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Archive by tag: Miriam BalanescuReturn
May 22, 2022

This intelligent and knowing debut about a female academic’s dangerous obsession with a younger professor is less risk-taking than it thinks it is

“I ask this one thing:/let me go mad in my own way,” opens the epigraph – taken from Sophocles’s Antigone – of Julia May Jonas’s debut novel. It unfolds in the wake of seven allegations of sexual misconduct against a female academic’s husband, John (another professor at the same college), triggering, in turn, a slew of student signatures calling for his removal. The supposed “madness” of the novel lies not only in the whipped-up condemnation of John, but in the narrator’s slippery descent into her own murky infatuation.

The arrival of debut author Vladimir, a suave, second-generation Russian, “clearly a transplant from the city”, as a professor amid this wreckage spells further disaster for the unnamed narrator, whose wry and shrewd voice steers this novel. Creating a quartet of entanglements, Vladimir brings wife Cynthia (and young daughter) in tow, whose deep, unexplained trauma and “honourable depression” elevates her in our narrator’s eyes.

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Feb 15, 2022

A real-life brush with serial killers Fred and Rose West is the inspiration for a prizewinning debut novel that is both driven and stymied by its own earnestness

In recent years there has been a revived interest in the freedoms and oppressions of the 1970s (Emma Cline’s The Girls was slackly based on the Manson family cult, while Elizabeth Wetmore’s Valentine unfurled in the aftermath of male violence in 1970s Texas), and Welsh-born writer Sally J Morgan’s debut novel also wrestles with how this age of seeming progression was simultaneously a perilous time to be a woman.

Morgan’s deep dive into the decade, recently awarded the Portico prize (offered to writing “that best evokes the spirit of the north of England”), reflects on her own close call with two of the UK’s most notorious serial killers. At age 21, while hitchhiking in Yorkshire, she was offered a lift by Fred and Rosemary West. Morgan’s fondness for catching a free ride is shared by her danger-chasing protagonist Jude Totton, nicknamed Toto, for whom “the edge between life and death glitters”.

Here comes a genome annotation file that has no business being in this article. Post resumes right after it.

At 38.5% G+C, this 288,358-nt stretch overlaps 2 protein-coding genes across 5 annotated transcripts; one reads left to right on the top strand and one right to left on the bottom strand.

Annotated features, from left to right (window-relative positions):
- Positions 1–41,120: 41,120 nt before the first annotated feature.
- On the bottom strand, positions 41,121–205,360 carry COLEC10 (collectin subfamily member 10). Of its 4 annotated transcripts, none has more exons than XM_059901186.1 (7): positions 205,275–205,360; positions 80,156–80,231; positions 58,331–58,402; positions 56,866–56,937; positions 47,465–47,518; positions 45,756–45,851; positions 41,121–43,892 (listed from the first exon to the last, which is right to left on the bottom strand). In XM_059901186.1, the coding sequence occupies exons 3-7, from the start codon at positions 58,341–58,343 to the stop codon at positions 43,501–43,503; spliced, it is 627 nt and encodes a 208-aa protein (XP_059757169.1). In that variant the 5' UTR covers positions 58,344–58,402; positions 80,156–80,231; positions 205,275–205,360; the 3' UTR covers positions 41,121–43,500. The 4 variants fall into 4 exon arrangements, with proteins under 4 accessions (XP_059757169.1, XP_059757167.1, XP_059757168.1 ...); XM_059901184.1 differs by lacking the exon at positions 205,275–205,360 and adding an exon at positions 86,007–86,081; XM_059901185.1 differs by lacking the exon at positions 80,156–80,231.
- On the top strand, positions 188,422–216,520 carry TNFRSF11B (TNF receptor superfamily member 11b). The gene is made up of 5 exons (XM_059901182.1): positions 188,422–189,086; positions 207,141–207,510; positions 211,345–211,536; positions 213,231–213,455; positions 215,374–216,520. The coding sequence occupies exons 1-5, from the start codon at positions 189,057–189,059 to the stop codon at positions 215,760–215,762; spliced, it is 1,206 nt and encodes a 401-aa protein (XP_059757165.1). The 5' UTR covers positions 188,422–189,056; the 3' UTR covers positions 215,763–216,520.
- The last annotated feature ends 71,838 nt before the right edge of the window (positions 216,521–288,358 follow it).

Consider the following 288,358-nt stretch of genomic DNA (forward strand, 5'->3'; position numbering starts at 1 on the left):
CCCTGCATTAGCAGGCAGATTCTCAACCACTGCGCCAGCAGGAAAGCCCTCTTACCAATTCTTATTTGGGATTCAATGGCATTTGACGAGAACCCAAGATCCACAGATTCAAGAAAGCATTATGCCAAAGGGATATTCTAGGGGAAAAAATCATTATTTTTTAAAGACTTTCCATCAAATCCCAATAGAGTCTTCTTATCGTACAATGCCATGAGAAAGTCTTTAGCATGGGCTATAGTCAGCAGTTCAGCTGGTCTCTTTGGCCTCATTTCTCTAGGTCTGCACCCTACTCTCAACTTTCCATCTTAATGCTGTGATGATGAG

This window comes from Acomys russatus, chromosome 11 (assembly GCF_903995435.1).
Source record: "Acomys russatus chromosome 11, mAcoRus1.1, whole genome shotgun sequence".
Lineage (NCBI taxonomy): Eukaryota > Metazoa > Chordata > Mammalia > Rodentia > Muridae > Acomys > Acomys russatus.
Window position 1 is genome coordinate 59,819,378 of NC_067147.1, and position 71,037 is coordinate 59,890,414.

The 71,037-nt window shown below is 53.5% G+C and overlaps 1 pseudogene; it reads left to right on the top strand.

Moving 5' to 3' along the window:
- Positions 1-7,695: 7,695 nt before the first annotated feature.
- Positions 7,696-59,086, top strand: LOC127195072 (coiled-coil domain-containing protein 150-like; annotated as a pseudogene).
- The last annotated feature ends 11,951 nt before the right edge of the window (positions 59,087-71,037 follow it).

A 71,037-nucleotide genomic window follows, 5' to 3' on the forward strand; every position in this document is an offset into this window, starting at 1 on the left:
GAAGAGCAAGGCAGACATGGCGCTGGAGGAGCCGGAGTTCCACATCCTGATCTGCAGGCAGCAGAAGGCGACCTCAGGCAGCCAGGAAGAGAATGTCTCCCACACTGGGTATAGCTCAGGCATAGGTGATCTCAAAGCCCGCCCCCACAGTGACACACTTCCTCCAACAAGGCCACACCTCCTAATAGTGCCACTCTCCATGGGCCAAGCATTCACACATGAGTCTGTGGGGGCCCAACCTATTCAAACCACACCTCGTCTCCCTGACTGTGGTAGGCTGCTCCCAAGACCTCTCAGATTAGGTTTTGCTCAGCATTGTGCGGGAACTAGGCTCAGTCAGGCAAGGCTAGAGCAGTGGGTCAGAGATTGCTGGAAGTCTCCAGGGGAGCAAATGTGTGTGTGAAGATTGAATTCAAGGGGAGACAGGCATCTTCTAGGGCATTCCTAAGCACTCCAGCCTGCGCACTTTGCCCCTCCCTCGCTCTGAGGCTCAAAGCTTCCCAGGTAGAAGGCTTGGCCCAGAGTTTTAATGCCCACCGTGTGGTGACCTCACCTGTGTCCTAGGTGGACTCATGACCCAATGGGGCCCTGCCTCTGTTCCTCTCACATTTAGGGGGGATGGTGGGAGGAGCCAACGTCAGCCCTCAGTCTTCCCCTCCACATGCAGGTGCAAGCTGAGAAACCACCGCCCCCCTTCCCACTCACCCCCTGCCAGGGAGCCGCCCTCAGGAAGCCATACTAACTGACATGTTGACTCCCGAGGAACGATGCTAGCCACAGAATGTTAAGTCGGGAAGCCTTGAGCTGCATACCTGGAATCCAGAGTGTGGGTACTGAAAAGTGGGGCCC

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Apr 23, 2020

A new generation of authors are finding an international stage to pick apart misogyny, plastic surgery and #MeToo harassment

In May 2016, a 23-year-old South Korean woman was murdered in a public toilet near Gangnam station in Seoul. Her attacker claimed in court that “he had been ignored by women a lot and couldn’t bear it any more”.

Months later, a slim novel called Kim Jiyoung, Born 1982, was published. Written by former screenwriter Cho Nam-joo, the book details the life of an “every woman” and the sexism she experiences in a deeply male-dominated society. Though it preceeded #MeToo by a year, Cho’s novel became a rallying cry for South Korean women when the movement took off there in 2018. In one of the country’s most famous #MeToo cases, a junior prosecutor, Seo Ji-hyeon, quoted Kim Jiyoung, Born 1982 while accusing her boss – during a TV interview – of sexual misconduct . Female celebrities who mention the novel have been subjected to abuse; male fans of South Korean all-female pop group Red Velvet burned photos and albums singer Irene when she said she was reading it. A bill against gender discrimination was even proposed in the book’s name.

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